That 1 player each team would be lost without

March 7th, 2024

Baseball is, famously, a sport that is about more than just any one player. Barry Bonds and Ted Williams have authored some of the most incredible seasons imaginable, but they never won a World Series; slap-hitting 1960s shortstop Dal Maxvill had a career 57 OPS+ and nevertheless won four. The whole point of the sport is to pick up your teammates; if you fall short, there’s someone right behind you. Next man up.

But it’s fair to say that there are some players whose teams would be truly devastated to lose them if they were to go down for an extended period of time. In other words, they’re indispensable.

What makes an indispensable player? Maybe he’s just that team’s best player; maybe it’s because there’s no good backup option available; maybe it’s because his skills mask a huge weakness; maybe it’s because he’s the emotional leader of the team. Whatever the reason, his team would be in big trouble without him.

Here's a look at each team’s most indispensable player for 2024.


Blue Jays: , SS
You might wish he drew a few more walks, one supposes, but the difference between what the Blue Jays look like when Bichette is fully healthy and in the lineup every day and what they look like when he’s hindered or injured is dramatic. Of all the talented Blue Jays hitters, he’s the one they rely on the most.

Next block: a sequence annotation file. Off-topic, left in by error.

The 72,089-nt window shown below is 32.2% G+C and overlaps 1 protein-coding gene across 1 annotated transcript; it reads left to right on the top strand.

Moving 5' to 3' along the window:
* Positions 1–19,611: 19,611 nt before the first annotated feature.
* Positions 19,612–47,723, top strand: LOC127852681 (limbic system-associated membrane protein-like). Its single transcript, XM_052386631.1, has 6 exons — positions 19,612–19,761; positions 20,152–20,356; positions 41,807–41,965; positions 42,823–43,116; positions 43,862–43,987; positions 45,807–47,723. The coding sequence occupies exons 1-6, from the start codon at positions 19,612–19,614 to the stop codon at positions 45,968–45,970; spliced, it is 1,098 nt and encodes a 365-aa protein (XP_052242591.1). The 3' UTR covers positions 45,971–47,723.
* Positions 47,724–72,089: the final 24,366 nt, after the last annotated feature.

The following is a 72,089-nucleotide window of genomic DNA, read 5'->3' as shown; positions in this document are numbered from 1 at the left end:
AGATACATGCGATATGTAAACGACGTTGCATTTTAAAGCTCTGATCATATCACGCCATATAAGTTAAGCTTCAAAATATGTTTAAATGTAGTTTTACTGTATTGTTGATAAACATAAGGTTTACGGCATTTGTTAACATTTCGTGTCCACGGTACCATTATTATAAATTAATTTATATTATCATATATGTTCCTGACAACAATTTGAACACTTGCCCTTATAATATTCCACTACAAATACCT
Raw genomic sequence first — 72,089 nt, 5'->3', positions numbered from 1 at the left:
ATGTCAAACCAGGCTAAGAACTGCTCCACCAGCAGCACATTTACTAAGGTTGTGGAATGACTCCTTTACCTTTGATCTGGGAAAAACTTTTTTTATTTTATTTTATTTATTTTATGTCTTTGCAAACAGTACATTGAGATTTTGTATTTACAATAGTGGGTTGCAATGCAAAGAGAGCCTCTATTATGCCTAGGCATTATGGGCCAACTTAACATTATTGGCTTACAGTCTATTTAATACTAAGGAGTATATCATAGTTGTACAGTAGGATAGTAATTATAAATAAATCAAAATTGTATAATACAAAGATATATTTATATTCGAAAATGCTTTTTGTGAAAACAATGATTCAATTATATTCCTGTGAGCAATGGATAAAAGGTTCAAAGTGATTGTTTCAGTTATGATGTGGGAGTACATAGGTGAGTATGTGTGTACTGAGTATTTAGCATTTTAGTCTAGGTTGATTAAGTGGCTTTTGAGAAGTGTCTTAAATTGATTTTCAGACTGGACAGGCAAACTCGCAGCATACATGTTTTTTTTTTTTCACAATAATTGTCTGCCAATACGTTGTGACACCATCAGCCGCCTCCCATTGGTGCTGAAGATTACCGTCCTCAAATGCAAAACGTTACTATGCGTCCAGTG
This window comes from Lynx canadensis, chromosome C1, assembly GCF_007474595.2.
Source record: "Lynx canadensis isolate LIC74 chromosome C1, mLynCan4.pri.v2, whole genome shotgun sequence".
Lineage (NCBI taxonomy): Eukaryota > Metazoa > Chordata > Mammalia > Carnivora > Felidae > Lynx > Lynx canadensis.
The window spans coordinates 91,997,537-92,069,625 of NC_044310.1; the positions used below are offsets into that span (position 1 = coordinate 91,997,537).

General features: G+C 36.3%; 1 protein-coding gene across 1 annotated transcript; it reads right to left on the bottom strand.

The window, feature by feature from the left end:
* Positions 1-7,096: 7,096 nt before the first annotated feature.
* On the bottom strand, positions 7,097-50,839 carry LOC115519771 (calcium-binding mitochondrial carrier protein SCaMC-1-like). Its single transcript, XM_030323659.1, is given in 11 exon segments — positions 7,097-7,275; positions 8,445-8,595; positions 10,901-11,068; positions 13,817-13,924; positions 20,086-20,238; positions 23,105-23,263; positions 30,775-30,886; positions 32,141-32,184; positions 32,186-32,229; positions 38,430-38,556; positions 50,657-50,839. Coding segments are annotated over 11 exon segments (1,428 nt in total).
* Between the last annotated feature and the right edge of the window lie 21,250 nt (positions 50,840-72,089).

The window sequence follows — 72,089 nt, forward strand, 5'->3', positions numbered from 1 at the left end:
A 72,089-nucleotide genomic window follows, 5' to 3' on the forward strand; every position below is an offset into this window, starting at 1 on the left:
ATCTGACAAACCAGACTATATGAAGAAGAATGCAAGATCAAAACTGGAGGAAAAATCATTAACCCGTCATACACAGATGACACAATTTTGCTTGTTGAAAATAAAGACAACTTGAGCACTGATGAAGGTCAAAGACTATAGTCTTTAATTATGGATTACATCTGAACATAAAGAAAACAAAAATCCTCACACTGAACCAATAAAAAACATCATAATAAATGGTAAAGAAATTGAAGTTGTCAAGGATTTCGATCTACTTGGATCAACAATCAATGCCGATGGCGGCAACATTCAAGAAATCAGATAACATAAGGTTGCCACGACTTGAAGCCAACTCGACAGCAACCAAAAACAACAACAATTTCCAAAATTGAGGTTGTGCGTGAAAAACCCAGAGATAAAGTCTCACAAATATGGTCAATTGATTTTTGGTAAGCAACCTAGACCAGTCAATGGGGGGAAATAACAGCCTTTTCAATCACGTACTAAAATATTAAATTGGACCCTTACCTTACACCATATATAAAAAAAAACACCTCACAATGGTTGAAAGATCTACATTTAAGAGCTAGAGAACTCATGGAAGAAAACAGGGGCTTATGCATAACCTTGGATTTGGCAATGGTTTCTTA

Orioles: , C
He’s older than you might think -- he’s a year older than Vladimir Guerrero Jr., and six years older than Jackson Holliday -- but he’s still only 26 and plays like he has been in the Majors for two decades. The Orioles are ludicrously stacked with young talent, but it’s Rutschman who has been the North Star leading to a better future for Orioles fans. He already feels like the wizened leader of this team and the center of everything they do.

Rays: , OF